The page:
Rita Mae Brown (born November 28, 1944) is an American writer. She is best known for her first novel Rubyfruit Jungle. Published in 1973, it dealt with lesbian themes in an explicit manner unusual for the time. Brown is also a mystery writer and screenwriter.

Brown was born in Hanover, Pennsylvania, and grew up in Florida, and as of 2004 lived outside Charlottesville, Virginia.

In the 1960s, Brown attended Broward Community College and the University of Florida but transferred. She moved to New York and attended New York University, where she received a degree in classics and English. Later she received another degree in cinematography from the New York School of Visual Arts. Brown received a Ph.D. in literature from Union Institute & University in 1976, and holds a doctorate in political science from the Institute for Policy Studies in Washington, D.C.

In the late 1960s, Brown turned her attention to politics. She became active in the American Civil Rights Movement, the anti-war movement, the Gay Liberation movement and the feminist movement. She took an administrative position with the fledgling National Organization for Women, but angrily resigned with Michela Griffo in January 1970 over Betty Friedan's anti-gay remarks and NOW's attempts to distance itself from lesbian organizations. She played a leading role in the "Lavender Menace" zap of the Second Congress to Unite Women on May 1, 1970, which protested about Friedan's remarks and the exclusion of lesbians from the women's movement.

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To me, Rubyfruit Jungle was the opening act of the Renaissance in LGBT lit. Before that, I was at the library searching out dusty tomes from the 20s and 30s like “The Well of Loneliness,” and then, wholly unable to get through them, trying to decide if they were more boring or more depressing (hint: sometimes it’s a tie). Rubyfruit Jungle was different. It was alive. It was normal. It was like opening a window and letting air into a painfully stuffy room. I breathed as if I hadn’t breathed in years. I probably hadn’t. I was about 18 when this novel came to be. I would have liked it a couple of years earlier. Better late than never. --Catherine Ryan Hyde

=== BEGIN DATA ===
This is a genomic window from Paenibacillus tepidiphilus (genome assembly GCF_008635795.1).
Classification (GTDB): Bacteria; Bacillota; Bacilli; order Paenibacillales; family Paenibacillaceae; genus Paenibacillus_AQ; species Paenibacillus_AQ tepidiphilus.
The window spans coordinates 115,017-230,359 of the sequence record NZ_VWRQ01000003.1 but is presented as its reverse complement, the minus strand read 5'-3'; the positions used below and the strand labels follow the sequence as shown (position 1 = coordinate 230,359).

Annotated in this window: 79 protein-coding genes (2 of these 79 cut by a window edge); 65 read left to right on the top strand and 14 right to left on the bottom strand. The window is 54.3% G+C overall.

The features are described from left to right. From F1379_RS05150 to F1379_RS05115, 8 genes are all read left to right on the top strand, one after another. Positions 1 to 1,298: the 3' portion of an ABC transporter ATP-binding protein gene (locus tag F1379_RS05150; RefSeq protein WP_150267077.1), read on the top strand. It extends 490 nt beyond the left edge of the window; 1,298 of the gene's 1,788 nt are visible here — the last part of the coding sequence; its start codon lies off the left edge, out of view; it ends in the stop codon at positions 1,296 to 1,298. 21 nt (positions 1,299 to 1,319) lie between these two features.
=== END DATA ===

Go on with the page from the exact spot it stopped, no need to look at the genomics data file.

Skip forward to adolescence. And a wise old librarian whose name I never knew (or have failed to remember) who spied a weird little tomboy sitting in the stacks and slipped her a copy of Rubyfruit Jungle by Rita Mae Brown that would let her know that she wasn’t the only oddball in the world. --A.M. Riley
When RubyFruit Jungle by Rita Mae Brown came out in the early 1970’s all the male homosexual novels around were weepy, whiney and annoying. Brown’s rambunctious young tomboy lesbian heroine was not only someone I could easily identify with, she was also someone who lived a life of let’s-see-what-happens-next adventure that became my own mantra for the entire period. By turns, it’s searingly honest, witty and quite satirical -- power-lipstick lesbians take the worst hit. Brown never topped this book. --Felice Picano
Long known as a lesbian author, Six of One by Rita Mae Brown is a charming and heartfelt tale which follows three generations of an incredibly eccentric family who live in an even more incredibly eccentric town astride the Mason-Dixon line. The antics of these loveable kooks still resound in my memory even twenty years after having read the book. Brown built a comic novel of Southern Gothic insanity on a solid foundation of deep love and friendship. --Hal Bodner